Lyft files to go public

It's official: Lyft will be the first ridesharing company to go public, with the filing of its S-1 last Friday. It's a landmark IPO, because we've historically seen only brief glimpses of how these types of businesses operate under the hood.

Let's blast through the most interesting parts from the filing:

  • Lyft saw $8.1 billion in bookings in 2018, 1 billion rides, $2.2 billion in revenue and $911.3 million in losses. Contrast that to Uber's reported $14.2 billion in bookings and $3 billion in revenue... but those numbers are global and Lyft is only North America.
  •  Lyft doubled its 'revenue per rider' in two years from $18.53 to $36.04, which is a good sign people are using the service more over time.
  • The company spends more than $8.5 million per month on cloud services with Amazon, which is eye-popping for a ride-sharing platform, but may not be all that much when compared to other platforms.
  • To get here, Crunchbase says that Lyft raised $4.91 billion in outside capital, and the IPO may land at a valuation of $26 billion, which would be a fantastic exit.
  • The company's co-founders are retaining control over its destiny with 20 votes for every one vote held by other investors.

All in all, it's actually a pretty impressive filing for a company that has had to compete with the seemingly-endless pot of cash that is Uber. It's managed to carve out an impressive niche, continues to grow, and beat the competition to the IPO party.

Now that Lyft has filed, it's off on the usual investor roadshow, so most are expecting it to start trading on the stock market by the end of March or April, which would make it the first IPO of the year (beating out Slack, Pinterest, Postmates and Uber, which are all in line).

We don't have all the details yet, so you'll be hearing more about this in the coming weeks. 

The death of a robot friend


This is a really sad reality of the 'Internet of Things' trend: lots of products are being built and sold, with no real intention of supporting them for the long haul.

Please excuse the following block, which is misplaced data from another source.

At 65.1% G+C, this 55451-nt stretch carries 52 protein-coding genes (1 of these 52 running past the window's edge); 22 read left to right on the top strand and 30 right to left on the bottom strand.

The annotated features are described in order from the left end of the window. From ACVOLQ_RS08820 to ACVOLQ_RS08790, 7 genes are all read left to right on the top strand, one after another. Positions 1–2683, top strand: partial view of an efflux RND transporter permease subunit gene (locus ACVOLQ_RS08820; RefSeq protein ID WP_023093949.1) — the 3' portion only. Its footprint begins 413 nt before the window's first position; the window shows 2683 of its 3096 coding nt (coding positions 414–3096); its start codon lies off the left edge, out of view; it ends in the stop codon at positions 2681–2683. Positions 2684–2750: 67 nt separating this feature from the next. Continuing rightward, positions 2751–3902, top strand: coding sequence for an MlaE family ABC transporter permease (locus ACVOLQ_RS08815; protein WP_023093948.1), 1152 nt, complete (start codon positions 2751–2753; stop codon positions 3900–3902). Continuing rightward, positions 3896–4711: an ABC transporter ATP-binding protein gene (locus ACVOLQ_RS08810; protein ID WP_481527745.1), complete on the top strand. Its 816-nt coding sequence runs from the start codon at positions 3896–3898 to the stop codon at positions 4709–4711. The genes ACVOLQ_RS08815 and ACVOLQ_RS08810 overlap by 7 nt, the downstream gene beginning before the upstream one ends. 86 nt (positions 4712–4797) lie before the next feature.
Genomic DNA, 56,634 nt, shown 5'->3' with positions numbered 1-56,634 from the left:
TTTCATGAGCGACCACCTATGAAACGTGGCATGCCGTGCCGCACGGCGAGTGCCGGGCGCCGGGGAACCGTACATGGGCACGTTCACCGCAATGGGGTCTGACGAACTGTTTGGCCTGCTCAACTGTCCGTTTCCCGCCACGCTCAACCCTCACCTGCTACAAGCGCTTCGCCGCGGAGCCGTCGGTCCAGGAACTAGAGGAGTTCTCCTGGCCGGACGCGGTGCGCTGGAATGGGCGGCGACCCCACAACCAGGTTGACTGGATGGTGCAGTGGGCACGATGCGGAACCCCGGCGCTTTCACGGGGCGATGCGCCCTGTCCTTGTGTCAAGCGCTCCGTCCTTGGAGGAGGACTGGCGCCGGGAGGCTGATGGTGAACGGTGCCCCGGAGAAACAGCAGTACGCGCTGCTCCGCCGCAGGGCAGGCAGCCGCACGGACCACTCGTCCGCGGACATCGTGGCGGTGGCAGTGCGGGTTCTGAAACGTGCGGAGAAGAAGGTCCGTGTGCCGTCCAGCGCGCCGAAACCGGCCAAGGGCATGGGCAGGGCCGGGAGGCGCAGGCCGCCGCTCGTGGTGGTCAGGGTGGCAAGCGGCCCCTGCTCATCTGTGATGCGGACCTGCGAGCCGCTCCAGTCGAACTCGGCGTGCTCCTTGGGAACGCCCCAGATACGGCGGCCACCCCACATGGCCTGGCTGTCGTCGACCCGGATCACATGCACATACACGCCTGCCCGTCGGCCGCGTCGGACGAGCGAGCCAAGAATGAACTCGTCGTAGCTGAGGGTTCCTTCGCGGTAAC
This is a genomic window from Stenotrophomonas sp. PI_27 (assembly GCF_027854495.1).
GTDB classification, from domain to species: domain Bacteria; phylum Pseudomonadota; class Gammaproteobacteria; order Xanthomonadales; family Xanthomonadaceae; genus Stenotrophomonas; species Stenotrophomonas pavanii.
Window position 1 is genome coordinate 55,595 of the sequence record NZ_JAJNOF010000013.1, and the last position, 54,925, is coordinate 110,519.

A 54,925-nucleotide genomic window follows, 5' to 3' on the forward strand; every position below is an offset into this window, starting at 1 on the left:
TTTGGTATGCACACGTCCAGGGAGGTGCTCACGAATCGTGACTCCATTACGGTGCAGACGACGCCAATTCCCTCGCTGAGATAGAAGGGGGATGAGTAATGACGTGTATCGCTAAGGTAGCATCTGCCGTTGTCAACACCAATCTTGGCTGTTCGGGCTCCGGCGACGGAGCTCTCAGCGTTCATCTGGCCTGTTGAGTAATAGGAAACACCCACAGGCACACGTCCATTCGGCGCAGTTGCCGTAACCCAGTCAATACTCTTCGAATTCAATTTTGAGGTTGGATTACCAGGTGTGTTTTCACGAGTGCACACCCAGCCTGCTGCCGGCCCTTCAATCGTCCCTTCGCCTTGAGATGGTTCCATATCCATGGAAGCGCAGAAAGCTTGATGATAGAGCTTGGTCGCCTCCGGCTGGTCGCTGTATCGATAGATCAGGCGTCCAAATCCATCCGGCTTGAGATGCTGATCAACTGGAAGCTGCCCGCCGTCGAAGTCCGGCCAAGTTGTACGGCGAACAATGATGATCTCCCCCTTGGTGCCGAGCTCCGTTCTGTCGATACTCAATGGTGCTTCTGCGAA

Case in point: the Jibo 'connected' home robot, which was sold as a home companion. It just received an update that breaks the news to the owner that it'll shut down, without any sort of recourse, by saying:

"Thank you very, very much for having me around. Maybe someday, when robots are more advanced than today, and everyone has them in their homes, you can tell yours that I said ‘hello.’"

Other than the fact that this is a little heartbreaking, it's ridiculous! Why the device needs to be connected to function, let alone the fact that it'll become a $799 paperweight just two years after launching, is beyond me.

The robot was reviewed as a cute little device that would follow you around and integrate into your life. It seemed a little creepy, and some reviews pointed out the uncanniness of a humanoid-like machine following you around in your own space. 

Some people loved it, but sales were slow and the company began to shut down in August 2018 as it had blown through the $70 million it raised already. Jibo had been throwing its assets on sale for months, so the update was the final breath: it won't support the robot at all any longer.

In a way, Jibo was ahead of its time: it made personal voice assistants normal, but encapsulated them in a robot's body, rather than just a speaker as Google and Amazon have. As the success of smart speakers accelerated, it just got harder to try and sell a robot to people.

Anyway, the moral of this story? Don't buy connected devices like this, unless the parent company makes it clear they will work offline, or support it for a committed amount of time. Otherwise, the risk is all on you.

Tab Dump

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